The commission made the decision at a meeting in December attended by parents of children at Larchmont Charter School, which is adjacent to St. Ambrose and whose building is owned by the church, and from nearby residents. St. Ambrose is at 1271 N. Fairfax Ave. near Fountain. More than 700 people signed an online petition against the antenna installation and many submitted letters or email messages expressing their opposition to city staff members and commission members.
The Verizon notice of appeal states that the Planning Commission “lacked substantial evidence” in its denial and that the denial is a violation of federal law. Federal law requires local government bodies to have substantial evidence to justify their denial of installation of a cellular antenna. The law also states that “No State or local government or instrumentality thereof may regulate the placement, construction, and modification of personal wireless service facilities on the basis of the environmental effects of radio frequency emissions to the extent that such facilities comply with the (Federal Communication) Commission’s regulations concerning such emissions.”
At its Dec. 3 meeting, Planning Commission members said they didn’t believe Verizon made a good case for the need for the cell tower, although Verizon representatives displayed a map showing that cell phone reception in the area around the intersection of Fairfax and Fountain avenues was weak. A city staff report said that ” Verizon Wireless radio frequency (RF) engineers determined that the absence of a wireless facility in this vicinity results in a coverage deficiency with unreliable access to wireless services for emergency (911 ), personal, and business use in the area surrounding the intersection of Fountain Avenue and Fairfax Avenue. Maps have been provided by the RF engineers showing the current coverage situation as well as the future coverage with the proposed antennas in place … The maps show that there are peak hour coverage gaps through the central parts of West Hollywood at this time.”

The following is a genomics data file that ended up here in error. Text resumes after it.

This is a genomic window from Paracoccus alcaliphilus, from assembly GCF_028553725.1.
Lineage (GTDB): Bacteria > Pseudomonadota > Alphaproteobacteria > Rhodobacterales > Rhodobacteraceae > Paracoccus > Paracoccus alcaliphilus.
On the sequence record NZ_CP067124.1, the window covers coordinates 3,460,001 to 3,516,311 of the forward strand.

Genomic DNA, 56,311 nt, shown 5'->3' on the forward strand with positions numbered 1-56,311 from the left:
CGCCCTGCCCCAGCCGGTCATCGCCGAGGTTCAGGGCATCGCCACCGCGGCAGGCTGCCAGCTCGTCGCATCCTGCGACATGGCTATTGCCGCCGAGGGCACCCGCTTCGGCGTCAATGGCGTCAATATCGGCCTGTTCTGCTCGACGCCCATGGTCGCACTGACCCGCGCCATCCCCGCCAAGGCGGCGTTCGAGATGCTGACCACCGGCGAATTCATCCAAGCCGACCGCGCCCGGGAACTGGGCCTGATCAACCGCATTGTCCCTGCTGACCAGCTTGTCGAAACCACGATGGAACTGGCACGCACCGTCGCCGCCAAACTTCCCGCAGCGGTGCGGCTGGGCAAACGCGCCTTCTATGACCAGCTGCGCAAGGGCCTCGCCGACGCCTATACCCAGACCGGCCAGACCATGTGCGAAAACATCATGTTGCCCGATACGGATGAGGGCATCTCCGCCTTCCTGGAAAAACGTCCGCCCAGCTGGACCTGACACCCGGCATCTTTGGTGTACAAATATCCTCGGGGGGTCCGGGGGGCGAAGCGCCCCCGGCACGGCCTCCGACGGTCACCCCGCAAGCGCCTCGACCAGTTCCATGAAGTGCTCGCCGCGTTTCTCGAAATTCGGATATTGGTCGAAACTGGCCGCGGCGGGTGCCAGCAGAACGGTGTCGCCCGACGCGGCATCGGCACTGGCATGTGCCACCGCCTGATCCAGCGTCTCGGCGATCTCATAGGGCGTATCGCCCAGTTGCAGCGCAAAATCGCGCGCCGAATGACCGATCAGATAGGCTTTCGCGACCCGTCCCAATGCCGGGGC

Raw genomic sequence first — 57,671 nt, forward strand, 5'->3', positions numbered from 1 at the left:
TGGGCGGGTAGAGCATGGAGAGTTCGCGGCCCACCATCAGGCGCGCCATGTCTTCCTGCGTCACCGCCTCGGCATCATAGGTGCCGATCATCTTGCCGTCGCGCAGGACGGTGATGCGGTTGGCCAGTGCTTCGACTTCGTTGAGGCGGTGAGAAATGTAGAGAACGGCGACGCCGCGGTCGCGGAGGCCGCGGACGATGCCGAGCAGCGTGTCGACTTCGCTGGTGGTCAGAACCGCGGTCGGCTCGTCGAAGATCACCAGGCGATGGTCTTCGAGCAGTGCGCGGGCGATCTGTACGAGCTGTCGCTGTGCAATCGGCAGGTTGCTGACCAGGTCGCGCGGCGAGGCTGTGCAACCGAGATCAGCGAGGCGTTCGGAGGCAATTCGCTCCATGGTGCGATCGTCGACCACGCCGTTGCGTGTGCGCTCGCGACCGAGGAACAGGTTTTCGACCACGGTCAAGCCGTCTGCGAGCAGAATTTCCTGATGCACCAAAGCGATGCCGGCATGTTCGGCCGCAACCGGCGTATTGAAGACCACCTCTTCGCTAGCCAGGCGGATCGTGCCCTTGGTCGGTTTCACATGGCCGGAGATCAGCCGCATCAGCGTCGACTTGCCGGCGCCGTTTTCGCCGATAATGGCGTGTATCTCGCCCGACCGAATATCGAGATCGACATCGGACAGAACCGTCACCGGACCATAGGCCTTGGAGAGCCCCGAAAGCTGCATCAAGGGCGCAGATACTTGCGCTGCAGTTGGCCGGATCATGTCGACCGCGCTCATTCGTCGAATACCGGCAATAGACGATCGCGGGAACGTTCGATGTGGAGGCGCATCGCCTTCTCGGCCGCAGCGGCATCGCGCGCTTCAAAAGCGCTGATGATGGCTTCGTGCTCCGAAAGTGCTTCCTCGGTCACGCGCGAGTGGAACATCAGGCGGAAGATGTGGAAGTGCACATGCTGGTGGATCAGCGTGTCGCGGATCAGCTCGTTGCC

Residents and parents who opposed the antenna installation cited a variety of reasons. Some argued that putting the antennas inside the St. Ambrose tower would harm the appearance of the church, although the Verizon representatives noted that the antennas would be inside the tower. Another objection was that the antennas might collapse and cause damage to nearby property. City staffers said the antenna installation would have to meet city requirements. Some also objected that installing the antennas would alter the historic nature of the church, which was built in the 1950s and has no historic designation.
But the core objection, which was noted in the online petition and many of the letters and email messages objecting to the installation, was fear that radio transmissions from the tower could damage the health of students at Larchmont and nearby residents. However numerous studies by groups such as the World Health Organization and the American Cancer Society have found there is no evidence that radio transmission from cell towers can damage one’s health.
Verizon had to seek the Planning Commission’s approval for the installation because current city law requires that such towers be installed on rooftops and not in towers and that they be at least 80 feet above ground. The Verizon antennas would have been 62.5 feet above ground. The City Council can overturn Planning Commission decisions.
As part of its campaign for community support for the cell tower installation Verizon has sent text messages to its wireless customers. The message says:
“Free message from Verizon: Reply YES to this text to show your support for improved Verizon Wireless service in West Hollywood. Add a message to tell the City you support a new wireless telecommunications facility within the existing bell tower at St. Ambrose Church at 1271 N. Fairfax Avenue. Include your email address for updates.”